There will be a time for thoughtful discussion about the ways to prevent the constant carnage that is now modern life in America in the next few days.
But first, I want you to understand intimately what it was like for me to be a part of a story that shares too many similarities with what happened Wednesday in San Bernardino, where 14 innocent people are now dead, killed by a handful of America’s more than 300 million guns.
I knew from almost the moment I woke up to a phone call from my news station that my girlfriend Alison was dead.
I frantically called the local sheriff, who was on his way to the scene, and he confirmed there were “bodies down.” I knew what that meant. I knew in my heart that if someone wanted to target a live broadcast, it would be the person holding the camera and the person in front of it that would be hit.
Alison was not the first, nor sadly the last, loved one to be killed in an act of demonstrative gun violence. My first reaction was not, How could this happen? but rather, It actually happened to me.
I was shocked, but not surprised. My next call was to my father and I remember feeling that I could believe it, it was possible, and that I was just absolutely heartbroken that I was the unlucky fellow who had been picked that day, that week in America to be collateral damage to a phenomenon of our own creation.
The texts and phone calls start pouring in. In a macabre sense, I compare it to a college football star getting drafted. The vibration of my phone was constant and I tried to keep up in my responses.
“I’m numb,” I often wrote back. When I try to scroll through the people I’ve texted with to get to my precious texts with Alison, I have to flick my thumb time and time again to get down to hers. The date “Aug. 26,” goes on seemingly forever. Answering them at the time helped me do something, anything to not be frozen in the trauma.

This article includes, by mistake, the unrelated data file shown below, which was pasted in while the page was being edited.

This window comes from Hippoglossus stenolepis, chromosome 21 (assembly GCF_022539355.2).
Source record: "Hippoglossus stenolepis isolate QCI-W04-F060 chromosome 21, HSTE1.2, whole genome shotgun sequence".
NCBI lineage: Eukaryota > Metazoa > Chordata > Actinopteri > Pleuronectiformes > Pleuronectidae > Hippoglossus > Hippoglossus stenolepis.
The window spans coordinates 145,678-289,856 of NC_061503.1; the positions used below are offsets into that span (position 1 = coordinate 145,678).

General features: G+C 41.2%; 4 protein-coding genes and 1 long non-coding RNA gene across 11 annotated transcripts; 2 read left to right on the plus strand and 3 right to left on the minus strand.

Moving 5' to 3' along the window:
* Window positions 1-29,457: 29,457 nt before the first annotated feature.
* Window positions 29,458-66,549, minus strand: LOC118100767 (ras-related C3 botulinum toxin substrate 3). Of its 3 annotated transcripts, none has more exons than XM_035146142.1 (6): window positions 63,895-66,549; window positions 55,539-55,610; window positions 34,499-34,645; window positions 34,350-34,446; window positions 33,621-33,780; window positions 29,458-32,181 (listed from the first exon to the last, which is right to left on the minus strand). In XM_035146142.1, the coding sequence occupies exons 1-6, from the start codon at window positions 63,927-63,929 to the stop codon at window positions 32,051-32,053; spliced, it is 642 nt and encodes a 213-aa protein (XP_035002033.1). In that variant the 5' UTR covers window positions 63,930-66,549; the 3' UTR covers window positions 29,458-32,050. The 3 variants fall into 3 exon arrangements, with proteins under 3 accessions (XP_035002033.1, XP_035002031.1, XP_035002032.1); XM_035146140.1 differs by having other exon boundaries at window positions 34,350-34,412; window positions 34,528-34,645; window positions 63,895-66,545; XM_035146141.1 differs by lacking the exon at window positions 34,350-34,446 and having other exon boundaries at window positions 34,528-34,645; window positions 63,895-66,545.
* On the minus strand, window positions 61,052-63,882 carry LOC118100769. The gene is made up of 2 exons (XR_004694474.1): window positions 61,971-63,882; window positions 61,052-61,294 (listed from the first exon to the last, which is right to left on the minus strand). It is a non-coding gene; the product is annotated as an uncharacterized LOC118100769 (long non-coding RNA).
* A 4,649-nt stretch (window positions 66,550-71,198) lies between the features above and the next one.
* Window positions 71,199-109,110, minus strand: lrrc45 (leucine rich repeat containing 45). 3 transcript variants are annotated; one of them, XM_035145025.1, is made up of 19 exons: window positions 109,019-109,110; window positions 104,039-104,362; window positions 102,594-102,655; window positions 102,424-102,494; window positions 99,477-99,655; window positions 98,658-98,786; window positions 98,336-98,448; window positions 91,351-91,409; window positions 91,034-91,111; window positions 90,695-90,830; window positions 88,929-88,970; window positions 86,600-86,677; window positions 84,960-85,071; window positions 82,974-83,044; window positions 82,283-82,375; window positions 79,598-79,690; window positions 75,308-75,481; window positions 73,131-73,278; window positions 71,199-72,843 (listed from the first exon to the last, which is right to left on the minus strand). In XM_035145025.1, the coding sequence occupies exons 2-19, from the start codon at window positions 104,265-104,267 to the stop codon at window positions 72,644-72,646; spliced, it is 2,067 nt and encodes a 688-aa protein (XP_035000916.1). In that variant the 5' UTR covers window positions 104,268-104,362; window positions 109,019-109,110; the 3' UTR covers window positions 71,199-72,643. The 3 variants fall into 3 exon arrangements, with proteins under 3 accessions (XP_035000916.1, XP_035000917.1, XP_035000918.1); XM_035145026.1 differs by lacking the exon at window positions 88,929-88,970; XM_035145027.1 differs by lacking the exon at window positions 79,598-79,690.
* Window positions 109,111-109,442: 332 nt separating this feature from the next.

Quickly the phone calls started coming from numbers I didn’t recognize. Most from New York, some from Washington, D.C., and Los Angeles. The national media had my cell phone number and that onslaught began. I answered them all, I guess a basic instinct as a reporter who knows the game, but many victim’s families I know now have told me they give the phone to a trusted person to screen the countless requests for comment. I later found out many news organizations have special accounts with LexisNexis to purchase our private cell phone numbers. Don’t think at all you’d be protected from their search.
The interviews begin and the same questions repeat. “How are you doing?” is the worst question ever conceived. I continue to hear it daily. The press asks you to remember “the most,” or “the best” whatever about that one you loved. You beat yourself up when you struggle to come up with a story to share, one that you could easily find and tell under any other circumstance.
For me, it all happened the same day. I was a buoy floating in a hurricane, moving from one thing to the next.
But for many of the families affected by gun violence I now know, the story is agonizingly slower. For those who lost children at Sandy Hook, the information didn’t even come in drips—they were gathered into a firehouse, then told hours later that their child “had expired.”
An ER nurse and mother of a daughter shot by a friend with an unsecured gun told me she rushed into the operating room to try to help revive her, only to be told by law enforcement to “not touch the evidence.” That “evidence,” her little girl, had her eyes crusted over with blood.
As I lay in bed the first night without her, I tried to go moment by moment, word by word, re-creating our last day together. Our lunch, our dinner, watching Netflix. Waking her up to go to work early that Wednesday morning. I was angry at myself for any gaps I couldn’t fill.
In the next days, the reality of the death settles in. What kind of service do you have? A funeral? A celebration of life? Do you want to see the body at the medical examiner’s office? Burial or cremation? How many death certificates do we need to settle her estate? Those questions are more universal, but when it’s a trauma death, often they haven’t been contemplated beforehand.
I’m not going to pretend that I have any idea what the more than one dozen families in California are dealing with right now. Each life lost is its own story and each name deserves to be known and spread.
But for me, as the early days wore on, the realization my girlfriend was now a statistic, a case out of hundreds now part of one of the truly unnecessary narratives of this generation, put a tight burning sensation around my chest I feel each time I read reports of another person killed with a gun.